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Irrigation


Table 4.2: Irrigation methods
Irrigation Method Advantages Disadvantages
Surge Simple, low setup costs, low energy Tendency to over-irrigate, non-uniform distribution
Sprinkle Easier to control High initial costs
Drip High water efficiency, high frequency, precise High initial costs, requires expert management, prone to clogging


The main problem with irrigation is its low efficiency. Table 4.2 summarizes the characteristics of the irrigation methods described in this section; generally, higher efficiency methods cost more and require more expertise. Experiments in the Texas High Plains aquifer region have shown that a move to low pressure sprinklers, low-energy precision application sprinklers, and drip irrigation systems can help farmers raise efficiencies from 60% (the average efficiency for furrow irrigation systems) to 90 or 95%. Farmers in the studies also saw crop yields increase 10-15%. These benefits resulted from reduced evaporation, runoff, and seepage (Postel, 1999, 187).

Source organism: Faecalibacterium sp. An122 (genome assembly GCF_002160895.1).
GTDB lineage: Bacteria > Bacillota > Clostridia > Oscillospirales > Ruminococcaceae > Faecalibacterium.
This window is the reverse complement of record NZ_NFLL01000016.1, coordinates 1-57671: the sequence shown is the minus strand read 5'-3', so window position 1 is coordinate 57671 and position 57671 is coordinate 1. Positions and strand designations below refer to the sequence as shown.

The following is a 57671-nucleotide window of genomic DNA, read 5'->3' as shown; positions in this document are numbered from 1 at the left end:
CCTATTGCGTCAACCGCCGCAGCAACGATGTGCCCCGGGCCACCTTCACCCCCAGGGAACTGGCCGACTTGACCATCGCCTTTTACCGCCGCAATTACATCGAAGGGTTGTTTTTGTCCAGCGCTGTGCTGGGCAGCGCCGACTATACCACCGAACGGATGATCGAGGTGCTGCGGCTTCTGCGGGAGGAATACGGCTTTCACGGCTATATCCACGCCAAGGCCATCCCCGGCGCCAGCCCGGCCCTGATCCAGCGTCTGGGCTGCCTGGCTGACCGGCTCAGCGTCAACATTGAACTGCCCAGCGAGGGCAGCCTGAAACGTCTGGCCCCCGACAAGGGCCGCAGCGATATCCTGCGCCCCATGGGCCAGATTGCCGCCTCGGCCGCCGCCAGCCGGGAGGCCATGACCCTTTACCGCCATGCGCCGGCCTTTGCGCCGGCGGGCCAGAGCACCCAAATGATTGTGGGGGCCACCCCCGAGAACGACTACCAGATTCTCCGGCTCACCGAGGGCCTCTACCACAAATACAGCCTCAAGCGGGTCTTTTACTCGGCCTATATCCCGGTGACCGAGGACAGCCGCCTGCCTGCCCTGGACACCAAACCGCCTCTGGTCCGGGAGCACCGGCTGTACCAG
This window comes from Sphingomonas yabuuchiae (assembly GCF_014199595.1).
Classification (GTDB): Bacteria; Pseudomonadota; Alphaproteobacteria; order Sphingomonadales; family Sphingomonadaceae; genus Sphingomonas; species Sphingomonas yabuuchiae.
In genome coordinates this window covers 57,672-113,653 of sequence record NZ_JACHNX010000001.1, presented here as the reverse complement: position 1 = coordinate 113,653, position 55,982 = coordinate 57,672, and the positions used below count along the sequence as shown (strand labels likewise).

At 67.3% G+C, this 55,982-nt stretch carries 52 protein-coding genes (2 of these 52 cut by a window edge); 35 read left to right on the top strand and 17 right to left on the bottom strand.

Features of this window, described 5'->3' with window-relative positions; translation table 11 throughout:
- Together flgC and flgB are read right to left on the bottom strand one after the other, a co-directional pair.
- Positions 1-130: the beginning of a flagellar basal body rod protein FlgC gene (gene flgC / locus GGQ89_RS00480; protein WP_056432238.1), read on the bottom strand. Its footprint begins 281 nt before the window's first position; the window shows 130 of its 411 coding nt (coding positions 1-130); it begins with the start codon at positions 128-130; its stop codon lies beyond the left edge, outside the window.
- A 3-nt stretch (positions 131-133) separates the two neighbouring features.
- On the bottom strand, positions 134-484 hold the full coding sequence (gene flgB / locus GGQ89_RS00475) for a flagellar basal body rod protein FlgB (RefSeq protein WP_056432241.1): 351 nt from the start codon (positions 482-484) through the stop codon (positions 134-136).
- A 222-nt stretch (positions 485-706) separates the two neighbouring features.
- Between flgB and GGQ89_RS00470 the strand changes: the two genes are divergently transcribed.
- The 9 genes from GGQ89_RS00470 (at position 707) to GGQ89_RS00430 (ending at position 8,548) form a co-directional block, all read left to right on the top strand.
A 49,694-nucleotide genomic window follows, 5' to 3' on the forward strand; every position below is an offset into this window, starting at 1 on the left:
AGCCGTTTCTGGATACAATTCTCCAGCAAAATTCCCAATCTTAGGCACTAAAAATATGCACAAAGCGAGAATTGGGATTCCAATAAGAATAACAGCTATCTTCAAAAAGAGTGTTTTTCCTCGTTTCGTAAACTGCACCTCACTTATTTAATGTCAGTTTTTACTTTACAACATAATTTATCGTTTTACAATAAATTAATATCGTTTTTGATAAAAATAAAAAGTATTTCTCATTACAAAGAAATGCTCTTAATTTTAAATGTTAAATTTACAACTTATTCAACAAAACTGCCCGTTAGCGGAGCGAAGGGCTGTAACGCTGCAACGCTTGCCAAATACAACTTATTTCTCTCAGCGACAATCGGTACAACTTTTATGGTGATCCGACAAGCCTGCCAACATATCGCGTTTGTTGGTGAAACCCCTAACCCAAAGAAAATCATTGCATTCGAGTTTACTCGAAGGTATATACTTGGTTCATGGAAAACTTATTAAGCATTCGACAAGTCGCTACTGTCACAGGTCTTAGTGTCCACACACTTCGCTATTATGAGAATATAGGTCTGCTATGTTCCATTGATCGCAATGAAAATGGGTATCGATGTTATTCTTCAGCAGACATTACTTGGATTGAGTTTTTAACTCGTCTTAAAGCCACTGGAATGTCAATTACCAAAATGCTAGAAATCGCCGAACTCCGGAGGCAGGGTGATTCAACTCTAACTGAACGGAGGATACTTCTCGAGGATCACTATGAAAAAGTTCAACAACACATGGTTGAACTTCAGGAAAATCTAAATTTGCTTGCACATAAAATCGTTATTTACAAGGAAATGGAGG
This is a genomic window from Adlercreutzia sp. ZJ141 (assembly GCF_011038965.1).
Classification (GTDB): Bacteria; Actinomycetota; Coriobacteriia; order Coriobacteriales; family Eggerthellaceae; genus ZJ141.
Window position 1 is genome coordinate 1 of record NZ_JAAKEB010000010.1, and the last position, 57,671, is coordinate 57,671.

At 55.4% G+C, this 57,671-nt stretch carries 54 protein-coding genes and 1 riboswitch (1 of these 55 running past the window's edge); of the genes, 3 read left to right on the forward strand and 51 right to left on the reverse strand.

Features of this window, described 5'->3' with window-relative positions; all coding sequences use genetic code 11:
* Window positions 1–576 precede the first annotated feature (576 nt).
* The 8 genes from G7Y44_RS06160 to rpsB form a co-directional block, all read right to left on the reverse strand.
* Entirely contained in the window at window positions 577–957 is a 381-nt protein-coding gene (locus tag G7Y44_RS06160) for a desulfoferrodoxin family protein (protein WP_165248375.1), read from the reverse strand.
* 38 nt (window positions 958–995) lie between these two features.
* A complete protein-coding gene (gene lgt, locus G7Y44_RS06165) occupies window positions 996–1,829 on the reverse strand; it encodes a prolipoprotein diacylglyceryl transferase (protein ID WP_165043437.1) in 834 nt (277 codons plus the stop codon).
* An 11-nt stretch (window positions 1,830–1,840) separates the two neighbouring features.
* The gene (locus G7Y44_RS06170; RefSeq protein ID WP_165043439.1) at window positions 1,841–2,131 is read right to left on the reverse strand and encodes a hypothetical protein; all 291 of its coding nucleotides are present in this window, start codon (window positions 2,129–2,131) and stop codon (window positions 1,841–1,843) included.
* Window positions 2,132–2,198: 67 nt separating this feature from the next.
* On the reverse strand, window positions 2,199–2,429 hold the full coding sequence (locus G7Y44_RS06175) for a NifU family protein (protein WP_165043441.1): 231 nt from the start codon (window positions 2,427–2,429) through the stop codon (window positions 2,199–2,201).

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Andy Wingo 2001-12-10